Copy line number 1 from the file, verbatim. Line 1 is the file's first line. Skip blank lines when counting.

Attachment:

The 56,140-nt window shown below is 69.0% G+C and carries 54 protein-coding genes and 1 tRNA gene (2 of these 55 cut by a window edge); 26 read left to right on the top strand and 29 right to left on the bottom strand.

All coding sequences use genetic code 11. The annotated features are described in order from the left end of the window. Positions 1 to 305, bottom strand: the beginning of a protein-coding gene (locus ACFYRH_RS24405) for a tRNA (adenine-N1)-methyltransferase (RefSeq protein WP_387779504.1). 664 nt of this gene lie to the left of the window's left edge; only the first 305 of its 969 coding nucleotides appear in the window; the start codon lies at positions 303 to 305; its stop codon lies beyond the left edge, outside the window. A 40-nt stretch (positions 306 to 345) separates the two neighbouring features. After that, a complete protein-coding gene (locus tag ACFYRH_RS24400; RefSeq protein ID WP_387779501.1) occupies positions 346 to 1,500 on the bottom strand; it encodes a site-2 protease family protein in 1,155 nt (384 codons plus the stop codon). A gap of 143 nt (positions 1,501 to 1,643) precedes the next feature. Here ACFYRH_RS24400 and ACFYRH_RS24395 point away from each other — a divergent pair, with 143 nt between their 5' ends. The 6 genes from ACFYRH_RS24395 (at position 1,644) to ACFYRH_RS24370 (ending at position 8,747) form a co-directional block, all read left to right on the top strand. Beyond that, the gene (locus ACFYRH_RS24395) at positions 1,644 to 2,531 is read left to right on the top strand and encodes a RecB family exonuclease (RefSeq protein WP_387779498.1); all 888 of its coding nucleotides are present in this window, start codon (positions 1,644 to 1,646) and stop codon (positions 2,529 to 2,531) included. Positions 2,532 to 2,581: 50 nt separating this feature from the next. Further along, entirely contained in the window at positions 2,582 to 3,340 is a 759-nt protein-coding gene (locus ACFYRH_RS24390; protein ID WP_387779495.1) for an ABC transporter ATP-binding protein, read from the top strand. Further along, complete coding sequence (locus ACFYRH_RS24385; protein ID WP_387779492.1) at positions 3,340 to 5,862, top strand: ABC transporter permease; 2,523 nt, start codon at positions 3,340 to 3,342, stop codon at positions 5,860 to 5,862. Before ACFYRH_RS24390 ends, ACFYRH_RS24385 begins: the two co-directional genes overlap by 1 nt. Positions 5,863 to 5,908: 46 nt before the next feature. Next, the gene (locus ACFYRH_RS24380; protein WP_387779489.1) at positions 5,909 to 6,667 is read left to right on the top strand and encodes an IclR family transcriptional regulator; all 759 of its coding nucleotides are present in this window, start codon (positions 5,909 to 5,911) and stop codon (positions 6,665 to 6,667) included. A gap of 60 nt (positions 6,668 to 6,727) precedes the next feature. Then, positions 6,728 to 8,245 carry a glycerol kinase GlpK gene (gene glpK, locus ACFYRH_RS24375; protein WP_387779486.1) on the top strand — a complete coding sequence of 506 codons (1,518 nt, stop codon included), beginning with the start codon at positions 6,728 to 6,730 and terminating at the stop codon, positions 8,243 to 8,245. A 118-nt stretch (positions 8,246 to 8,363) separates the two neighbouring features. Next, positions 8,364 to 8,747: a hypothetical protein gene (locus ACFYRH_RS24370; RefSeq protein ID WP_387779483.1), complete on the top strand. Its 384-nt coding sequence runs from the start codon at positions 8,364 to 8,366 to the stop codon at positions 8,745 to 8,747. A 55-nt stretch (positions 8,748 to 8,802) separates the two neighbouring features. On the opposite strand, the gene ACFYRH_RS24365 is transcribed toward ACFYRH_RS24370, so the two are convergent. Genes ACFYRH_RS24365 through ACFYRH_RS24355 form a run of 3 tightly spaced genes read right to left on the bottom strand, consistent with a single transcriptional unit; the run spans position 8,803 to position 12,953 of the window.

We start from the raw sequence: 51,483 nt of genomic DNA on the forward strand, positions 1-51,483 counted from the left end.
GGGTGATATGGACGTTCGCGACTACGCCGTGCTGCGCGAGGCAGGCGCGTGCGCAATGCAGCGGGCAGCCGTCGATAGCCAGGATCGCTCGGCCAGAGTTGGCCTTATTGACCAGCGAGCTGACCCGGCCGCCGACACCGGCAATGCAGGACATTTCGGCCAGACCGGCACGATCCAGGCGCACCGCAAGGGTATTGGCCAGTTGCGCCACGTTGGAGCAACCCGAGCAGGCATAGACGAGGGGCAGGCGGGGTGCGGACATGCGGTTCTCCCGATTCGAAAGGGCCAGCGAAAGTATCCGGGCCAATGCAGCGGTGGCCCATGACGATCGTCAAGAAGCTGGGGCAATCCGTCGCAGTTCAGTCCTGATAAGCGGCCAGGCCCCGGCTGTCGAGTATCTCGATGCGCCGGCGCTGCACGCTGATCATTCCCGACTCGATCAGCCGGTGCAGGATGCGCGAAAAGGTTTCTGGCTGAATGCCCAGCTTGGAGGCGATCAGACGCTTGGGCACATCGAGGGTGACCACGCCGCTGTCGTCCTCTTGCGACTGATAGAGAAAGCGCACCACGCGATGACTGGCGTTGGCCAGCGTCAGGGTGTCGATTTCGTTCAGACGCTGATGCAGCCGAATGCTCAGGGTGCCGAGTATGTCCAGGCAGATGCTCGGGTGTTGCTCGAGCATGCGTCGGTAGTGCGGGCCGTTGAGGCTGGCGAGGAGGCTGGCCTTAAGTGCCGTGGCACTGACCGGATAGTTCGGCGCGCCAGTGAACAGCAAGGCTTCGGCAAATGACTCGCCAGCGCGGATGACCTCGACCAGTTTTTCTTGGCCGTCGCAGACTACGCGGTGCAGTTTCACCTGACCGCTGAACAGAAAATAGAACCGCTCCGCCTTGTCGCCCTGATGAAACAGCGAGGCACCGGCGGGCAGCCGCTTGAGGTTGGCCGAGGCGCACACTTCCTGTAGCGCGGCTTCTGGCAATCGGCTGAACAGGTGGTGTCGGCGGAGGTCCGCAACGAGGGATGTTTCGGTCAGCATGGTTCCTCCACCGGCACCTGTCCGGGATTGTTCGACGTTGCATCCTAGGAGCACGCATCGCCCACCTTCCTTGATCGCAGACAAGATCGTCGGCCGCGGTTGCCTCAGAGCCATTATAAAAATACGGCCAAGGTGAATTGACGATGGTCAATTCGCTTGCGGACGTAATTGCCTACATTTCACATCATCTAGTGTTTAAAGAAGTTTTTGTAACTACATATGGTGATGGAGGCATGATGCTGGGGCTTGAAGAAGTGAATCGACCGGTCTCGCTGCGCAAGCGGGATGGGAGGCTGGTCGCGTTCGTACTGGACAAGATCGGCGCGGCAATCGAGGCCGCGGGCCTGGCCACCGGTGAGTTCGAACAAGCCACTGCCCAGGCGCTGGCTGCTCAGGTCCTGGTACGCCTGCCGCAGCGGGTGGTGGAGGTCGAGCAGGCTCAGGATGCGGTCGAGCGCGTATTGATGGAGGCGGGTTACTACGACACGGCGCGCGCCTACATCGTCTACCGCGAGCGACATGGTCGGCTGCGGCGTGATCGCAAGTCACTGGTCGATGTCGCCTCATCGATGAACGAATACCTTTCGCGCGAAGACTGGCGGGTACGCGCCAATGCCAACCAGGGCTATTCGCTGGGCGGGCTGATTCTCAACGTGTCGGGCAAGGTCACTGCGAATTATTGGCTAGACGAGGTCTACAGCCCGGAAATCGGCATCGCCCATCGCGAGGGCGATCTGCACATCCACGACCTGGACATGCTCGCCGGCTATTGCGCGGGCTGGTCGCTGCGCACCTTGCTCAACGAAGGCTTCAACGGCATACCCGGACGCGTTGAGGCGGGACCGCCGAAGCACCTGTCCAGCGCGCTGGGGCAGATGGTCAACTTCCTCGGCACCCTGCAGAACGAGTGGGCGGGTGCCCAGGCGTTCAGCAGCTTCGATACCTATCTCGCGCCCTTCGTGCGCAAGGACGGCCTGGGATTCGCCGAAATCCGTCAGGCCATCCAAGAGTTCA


The 56,140-nt window shown below is 69.0% G+C and carries 54 protein-coding genes and 1 tRNA gene (2 of these 55 cut by a window edge); 26 read left to right on the top strand and 29 right to left on the bottom strand.